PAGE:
Vancouver votes to permanently close part of Robson Street to traffic

Vancouver city councillors have voted to permanently close Robson Street between Howe and Hornby to traffic, including buses, and turn it into a public plaza.

City says the street will be closed to vehicles including buses between Howe and Hornby streets

A 2012 photo shows one of the summer installations at the 800-block of Robson Street in Vancouver. The city has voted to close the street to traffic year-round. (Guilhem Vellut/Flickr)

Vancouver city councillors have voted to permanently close Robson Street between Howe and Hornby to traffic, including buses, and turn it into a public plaza.

The 800-block of Robson in front of the Vancouver Art Gallery is closed to traffic during the summer months, with new installations put in each year that usually include seating and tables for people to linger. The block is also a popular spot for food trucks and carts. 

City staff said construction would begin this winter, following a public consultation period, with the space ready for action next spring. 

Prior to the vote at council on Wednesday, staff said the decision would allow them to make better long-term plans to design and animate the space and accommodate the rerouting of buses and traffic. 

"We're doing a sub-optimal job because it's temporary," said Lon LaClaire, the city's transportation director. 

"If this was a permanent plaza, we would design the intersections to manage the traffic more optimally."

According to the city's manager of engineering, Jerry Dobrovolny, at peak times the narrow two-lane street accommodates 400 vehicles, 2,800 pedestrians, 400 buses and three bikes per hour.

Seniors concerned

Scott Ricker, a member of the West End Seniors' Planning Table, voiced his concerns at the meeting about rerouting the No. 5 bus — the only one that services that section of the street.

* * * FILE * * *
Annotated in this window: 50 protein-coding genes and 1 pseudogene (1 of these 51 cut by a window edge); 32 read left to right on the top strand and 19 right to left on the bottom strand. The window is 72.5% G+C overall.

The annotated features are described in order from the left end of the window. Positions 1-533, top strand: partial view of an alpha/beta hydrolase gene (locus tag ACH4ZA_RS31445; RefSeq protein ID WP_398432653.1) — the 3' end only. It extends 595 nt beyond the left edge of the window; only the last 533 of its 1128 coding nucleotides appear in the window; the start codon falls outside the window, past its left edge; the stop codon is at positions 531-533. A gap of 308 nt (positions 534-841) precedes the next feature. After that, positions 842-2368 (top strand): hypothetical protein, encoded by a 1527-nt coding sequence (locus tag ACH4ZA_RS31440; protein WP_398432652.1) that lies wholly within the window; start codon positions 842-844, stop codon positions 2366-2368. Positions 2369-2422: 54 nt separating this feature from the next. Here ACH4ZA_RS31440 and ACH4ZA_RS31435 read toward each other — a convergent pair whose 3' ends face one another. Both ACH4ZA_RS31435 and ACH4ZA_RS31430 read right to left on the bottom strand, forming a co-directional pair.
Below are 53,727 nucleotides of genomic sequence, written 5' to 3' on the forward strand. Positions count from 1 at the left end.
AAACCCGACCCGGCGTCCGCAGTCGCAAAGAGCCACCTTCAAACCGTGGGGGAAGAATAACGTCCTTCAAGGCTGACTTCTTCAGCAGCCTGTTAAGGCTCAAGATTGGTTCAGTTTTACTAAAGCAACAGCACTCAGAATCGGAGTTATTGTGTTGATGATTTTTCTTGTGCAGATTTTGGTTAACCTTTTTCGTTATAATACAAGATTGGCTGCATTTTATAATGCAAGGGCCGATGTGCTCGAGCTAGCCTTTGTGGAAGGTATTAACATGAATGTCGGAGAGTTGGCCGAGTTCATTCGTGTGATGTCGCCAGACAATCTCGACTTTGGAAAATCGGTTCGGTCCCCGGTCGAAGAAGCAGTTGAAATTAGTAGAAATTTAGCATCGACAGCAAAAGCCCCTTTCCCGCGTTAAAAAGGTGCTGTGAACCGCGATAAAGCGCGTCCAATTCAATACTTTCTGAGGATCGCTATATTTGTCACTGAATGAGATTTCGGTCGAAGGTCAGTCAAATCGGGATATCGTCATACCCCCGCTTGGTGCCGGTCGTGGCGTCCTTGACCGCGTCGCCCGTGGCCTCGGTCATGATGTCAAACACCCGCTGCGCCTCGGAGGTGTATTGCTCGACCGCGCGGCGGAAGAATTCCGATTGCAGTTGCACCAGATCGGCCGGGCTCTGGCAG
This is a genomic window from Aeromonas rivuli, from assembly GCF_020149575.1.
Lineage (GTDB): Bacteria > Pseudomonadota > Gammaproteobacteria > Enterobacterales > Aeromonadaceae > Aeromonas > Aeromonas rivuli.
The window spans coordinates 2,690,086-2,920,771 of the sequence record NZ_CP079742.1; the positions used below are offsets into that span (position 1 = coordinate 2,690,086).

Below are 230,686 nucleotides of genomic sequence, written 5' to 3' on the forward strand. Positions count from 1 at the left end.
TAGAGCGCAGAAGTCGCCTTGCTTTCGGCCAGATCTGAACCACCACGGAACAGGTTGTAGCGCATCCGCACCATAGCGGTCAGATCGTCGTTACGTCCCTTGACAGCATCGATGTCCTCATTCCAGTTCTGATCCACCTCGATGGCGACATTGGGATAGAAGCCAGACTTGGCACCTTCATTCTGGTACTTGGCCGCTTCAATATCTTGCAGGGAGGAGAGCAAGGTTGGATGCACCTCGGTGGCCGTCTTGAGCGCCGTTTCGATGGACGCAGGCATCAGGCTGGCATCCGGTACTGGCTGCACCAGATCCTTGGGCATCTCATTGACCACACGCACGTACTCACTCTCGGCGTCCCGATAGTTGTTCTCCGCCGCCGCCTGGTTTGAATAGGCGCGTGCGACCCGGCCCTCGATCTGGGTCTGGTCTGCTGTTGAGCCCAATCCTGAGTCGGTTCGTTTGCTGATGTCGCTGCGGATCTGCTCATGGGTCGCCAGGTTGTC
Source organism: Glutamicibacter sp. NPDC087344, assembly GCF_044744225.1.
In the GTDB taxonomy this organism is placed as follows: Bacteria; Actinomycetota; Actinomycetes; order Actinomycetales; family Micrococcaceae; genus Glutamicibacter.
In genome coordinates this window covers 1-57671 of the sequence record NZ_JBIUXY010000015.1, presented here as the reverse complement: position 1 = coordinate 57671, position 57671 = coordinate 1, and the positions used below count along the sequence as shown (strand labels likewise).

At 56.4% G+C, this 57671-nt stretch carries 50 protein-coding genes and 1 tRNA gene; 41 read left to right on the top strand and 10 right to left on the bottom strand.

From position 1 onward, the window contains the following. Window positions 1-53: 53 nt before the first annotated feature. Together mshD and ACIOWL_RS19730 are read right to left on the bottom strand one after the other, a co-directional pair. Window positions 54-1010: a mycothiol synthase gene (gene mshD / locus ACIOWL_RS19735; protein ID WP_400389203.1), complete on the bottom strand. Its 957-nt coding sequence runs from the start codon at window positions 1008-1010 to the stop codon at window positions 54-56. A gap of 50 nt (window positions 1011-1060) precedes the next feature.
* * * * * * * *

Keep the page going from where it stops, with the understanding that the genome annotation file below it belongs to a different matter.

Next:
"I don't want to be anti-development — I really like the idea," he said. "But I think we're doing a disservice to our residents in the West End if we don't do a better job of finding a way to accommodate their transportation needs."

The staff report released last week includes a proposed change that would reroute that bus along Pender Street starting at Burrard. But Ricker said the proposed route would make it difficult for seniors to get to key services like the library and shops along Granville Street. 

A proposed route for the No. 5 bus after the Robson Street closure takes effect. (City of Vancouver)

Vision Vancouver Coun. Andrea Reimer told staff she has received several complaints from transit users who say the rerouting of the No. 5 bus during summer closures adds 20 to 25 minutes to their commute. 

Staff said there would be further discussions with seniors and West End residents leading up to the project's implementation.  

As for businesses in the area, city staff said prior consultations had indicated merchants were in favour of the closure because it turned the street into a destination for tourists and residents.  

The closure also has support from the Vancouver Art Gallery.

First closed in 2010

The street was first closed in 2010 in order to create a gathering space for pedestrians during the Olympics. It was later closed in the summer and used for annual public art installations.

In 2012,councillors asked city staff to investigate closing the block permanently.

The staff report notes turning the street into a public plaza is in keeping with architect Arthur Erickson's original design for the Robson Square complex. 


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